Does your personality affect your dog? Here's how you can find out
When I adopted my dog Kia from a puppy rescue center three years ago, I became a member of a growing sub-culture of people who focus their time, money, and love on their dogs.
Once valued for their ability to perform work, dogs are now more often considered to be a part of the family. This trend is evidenced by an increasing number of pet friendly hotels, restaurants, and workplaces in our communities; by brain imaging research that indicates we love our dogs like we love our kids; and by economic statistics that show we are spending more money than ever on our four-legged friends.
Despite dogs' more elevated status in our society, according to the Center for Canine Behavior Studies, four million of them are still surrendered to shelters by their owners each year due to the dogs' behavior problems, and 2.2 million are euthanized.
Last month Dr. Nicholas H. Dodman and Dr. James A. Serpell of the Center launched a two-year citizen science research project, the Animal Ownership Interaction Study, to help reduce these startling numbers. Dodman, a professor at Tufts University and Serpell, a professor at the University of Pennsylvania are both leading canine researchers and members of the Center's Scientific Advisory Board.
Their premise is that a dog's behavior "problems" could be caused by their owner's personality and psychological status.
This echoes the conventional wisdom Kia and I encountered from dog handlers and owners as we journeyed through obedience training, agility classes, and the local dog park circuit: If a dog has behavioral problems, it may have something to do with the owner. It stands to reason. One of the most remarkable things about dogs, and the trait that makes them a member of many families, is their ability to recognize and respond to the emotions of their human companions. Unfortunately, it is this characteristic that also makes them vulnerable to the personality quirks and emotional states of the people they depend on.
Researchers at the Center launched the study because they think it is possible to prevent dog behavior problems and reduce dog relinquishments and deaths by better understanding the relationship between dog owner and pet and using this information to better match dogs with the right human companions.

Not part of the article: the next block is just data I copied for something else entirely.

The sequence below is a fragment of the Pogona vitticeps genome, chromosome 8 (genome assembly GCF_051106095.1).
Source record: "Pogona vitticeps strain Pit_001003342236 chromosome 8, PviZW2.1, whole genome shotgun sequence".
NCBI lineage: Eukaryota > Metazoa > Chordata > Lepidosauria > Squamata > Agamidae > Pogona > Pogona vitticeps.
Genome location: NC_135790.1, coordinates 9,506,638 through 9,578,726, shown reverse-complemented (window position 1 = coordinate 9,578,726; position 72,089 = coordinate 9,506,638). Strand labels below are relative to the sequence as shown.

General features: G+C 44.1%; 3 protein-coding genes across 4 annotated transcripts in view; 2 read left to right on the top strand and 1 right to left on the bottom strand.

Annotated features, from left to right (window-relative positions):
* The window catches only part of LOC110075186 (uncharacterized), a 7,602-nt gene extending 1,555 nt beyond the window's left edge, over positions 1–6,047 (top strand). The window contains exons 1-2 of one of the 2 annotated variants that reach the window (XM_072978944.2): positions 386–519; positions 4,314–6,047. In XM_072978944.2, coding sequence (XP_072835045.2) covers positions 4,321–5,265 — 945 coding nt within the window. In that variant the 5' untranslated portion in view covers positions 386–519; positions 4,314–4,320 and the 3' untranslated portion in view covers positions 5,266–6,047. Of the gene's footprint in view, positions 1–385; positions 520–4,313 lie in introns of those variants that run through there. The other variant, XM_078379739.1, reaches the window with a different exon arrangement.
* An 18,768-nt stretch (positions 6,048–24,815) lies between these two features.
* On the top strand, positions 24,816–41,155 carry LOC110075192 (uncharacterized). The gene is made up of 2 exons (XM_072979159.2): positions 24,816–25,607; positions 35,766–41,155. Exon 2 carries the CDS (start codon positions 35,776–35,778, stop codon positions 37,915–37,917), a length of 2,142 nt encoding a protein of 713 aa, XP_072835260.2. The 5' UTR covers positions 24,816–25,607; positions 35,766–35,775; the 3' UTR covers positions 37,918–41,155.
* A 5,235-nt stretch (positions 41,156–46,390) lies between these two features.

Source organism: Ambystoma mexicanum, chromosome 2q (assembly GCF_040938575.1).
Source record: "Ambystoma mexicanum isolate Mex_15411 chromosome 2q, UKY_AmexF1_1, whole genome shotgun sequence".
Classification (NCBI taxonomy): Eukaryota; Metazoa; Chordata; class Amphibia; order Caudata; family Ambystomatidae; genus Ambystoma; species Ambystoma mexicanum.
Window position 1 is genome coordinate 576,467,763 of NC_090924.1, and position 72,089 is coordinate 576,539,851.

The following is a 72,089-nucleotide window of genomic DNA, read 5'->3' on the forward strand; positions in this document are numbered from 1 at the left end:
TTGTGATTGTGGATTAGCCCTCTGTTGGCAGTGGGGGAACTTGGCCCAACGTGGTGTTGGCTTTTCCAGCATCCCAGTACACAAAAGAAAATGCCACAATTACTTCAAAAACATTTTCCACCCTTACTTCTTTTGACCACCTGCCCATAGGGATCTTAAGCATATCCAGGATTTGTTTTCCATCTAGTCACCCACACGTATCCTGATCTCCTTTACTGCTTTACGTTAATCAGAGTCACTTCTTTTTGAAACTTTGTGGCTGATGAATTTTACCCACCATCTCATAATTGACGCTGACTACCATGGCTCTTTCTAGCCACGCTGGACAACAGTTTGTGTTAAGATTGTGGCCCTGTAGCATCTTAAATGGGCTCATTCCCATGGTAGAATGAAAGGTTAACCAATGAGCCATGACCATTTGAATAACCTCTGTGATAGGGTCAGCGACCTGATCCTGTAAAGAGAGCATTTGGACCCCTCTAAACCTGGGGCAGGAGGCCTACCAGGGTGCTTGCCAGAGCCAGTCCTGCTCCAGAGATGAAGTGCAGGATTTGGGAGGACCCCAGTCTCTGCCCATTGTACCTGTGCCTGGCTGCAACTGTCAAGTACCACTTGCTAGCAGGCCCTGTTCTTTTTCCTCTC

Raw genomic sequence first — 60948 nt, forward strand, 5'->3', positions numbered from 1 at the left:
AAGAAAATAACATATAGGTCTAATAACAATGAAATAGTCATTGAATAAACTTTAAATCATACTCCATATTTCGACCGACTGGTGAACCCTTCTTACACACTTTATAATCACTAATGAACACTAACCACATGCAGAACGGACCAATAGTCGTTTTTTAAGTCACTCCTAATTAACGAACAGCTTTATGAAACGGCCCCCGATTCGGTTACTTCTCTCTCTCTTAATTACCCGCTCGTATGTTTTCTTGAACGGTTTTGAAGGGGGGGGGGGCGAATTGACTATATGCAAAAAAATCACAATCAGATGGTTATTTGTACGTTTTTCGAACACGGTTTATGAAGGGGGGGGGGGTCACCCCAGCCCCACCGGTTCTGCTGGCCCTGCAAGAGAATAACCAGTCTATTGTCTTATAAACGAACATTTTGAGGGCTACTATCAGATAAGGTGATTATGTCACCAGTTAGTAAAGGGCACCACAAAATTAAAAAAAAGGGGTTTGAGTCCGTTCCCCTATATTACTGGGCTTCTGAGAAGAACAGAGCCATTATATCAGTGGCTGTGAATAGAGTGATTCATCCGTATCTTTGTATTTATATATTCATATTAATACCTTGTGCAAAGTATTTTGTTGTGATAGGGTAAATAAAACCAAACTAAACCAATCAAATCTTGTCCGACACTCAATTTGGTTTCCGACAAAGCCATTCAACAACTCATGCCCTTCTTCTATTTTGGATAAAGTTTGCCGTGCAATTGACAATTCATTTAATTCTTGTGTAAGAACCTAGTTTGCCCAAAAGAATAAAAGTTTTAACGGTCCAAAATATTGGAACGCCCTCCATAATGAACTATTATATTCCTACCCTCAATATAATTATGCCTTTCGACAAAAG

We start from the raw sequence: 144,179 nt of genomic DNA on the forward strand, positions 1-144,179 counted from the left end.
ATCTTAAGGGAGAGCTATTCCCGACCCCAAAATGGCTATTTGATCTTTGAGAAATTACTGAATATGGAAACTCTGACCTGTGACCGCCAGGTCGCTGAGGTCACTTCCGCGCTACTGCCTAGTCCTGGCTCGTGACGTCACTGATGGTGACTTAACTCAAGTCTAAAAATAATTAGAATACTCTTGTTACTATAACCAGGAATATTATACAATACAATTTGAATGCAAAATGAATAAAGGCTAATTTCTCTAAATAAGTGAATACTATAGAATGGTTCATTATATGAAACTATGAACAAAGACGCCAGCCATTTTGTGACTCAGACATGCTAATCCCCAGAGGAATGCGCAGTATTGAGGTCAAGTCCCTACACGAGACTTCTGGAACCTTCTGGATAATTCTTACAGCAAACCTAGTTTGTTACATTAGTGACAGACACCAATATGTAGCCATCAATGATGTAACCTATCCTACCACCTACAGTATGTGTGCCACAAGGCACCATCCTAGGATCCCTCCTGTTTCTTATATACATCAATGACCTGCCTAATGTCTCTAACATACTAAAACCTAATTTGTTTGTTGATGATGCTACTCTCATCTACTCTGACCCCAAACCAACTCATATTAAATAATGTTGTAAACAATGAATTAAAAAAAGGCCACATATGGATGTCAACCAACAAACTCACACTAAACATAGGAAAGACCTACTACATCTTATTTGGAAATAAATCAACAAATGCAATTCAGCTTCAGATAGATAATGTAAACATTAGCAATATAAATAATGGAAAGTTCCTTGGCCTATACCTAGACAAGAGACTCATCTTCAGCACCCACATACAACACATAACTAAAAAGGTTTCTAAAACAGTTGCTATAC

"We are looking at the personality and emotions of the dog owner, and asking them to tell us about their perceptions of the dog's behavior," said Chris Mapelli, the Center's Executive Director.
"Dogs are very perceptive to a person's emotional and chemical reactions," Mapelli said. "We are looking to draw conclusions and findings about how an owner's emotional state and personality may be affecting a dog and causing it to react in a certain way."
While there have been smaller studies that look at these types of questions, the researchers hope that by using a citizen science approach, they will involve up to 10,000 participants from around the world, making the study the largest of its kind, which will increase the validity and impact of the research.
Two thousand dog owners have already registered to help, and given the enthusiasm we have for our dogs these days, I anticipate many more will come forward to help.
Interested dog owners can register to participate on the Center's website, sign a waiver, and then answer 100 questions during four surveys (one every six months). In addition, citizen scientists who participate in the study will have the opportunity to send questions about their dogs to Dodman and begin the process of strengthening the bond they have with their canine companions.
The study is being administered by Tufts University where Dodman teaches, and the research will be analyzed and shared in peer-reviewed publications and also with the media, Mapelli said.
Ultimately, Dodman and Serpell hope the information they collect will help shelters and pet adoption agencies better match dogs with people, and equip dog owners with the information and training they need to behave in ways that help their dogs behave.
Kia and I, and all our dog park friends, can't wait to see the results!
This story is republished courtesy of PLOS Blogs: blogs.plos.org.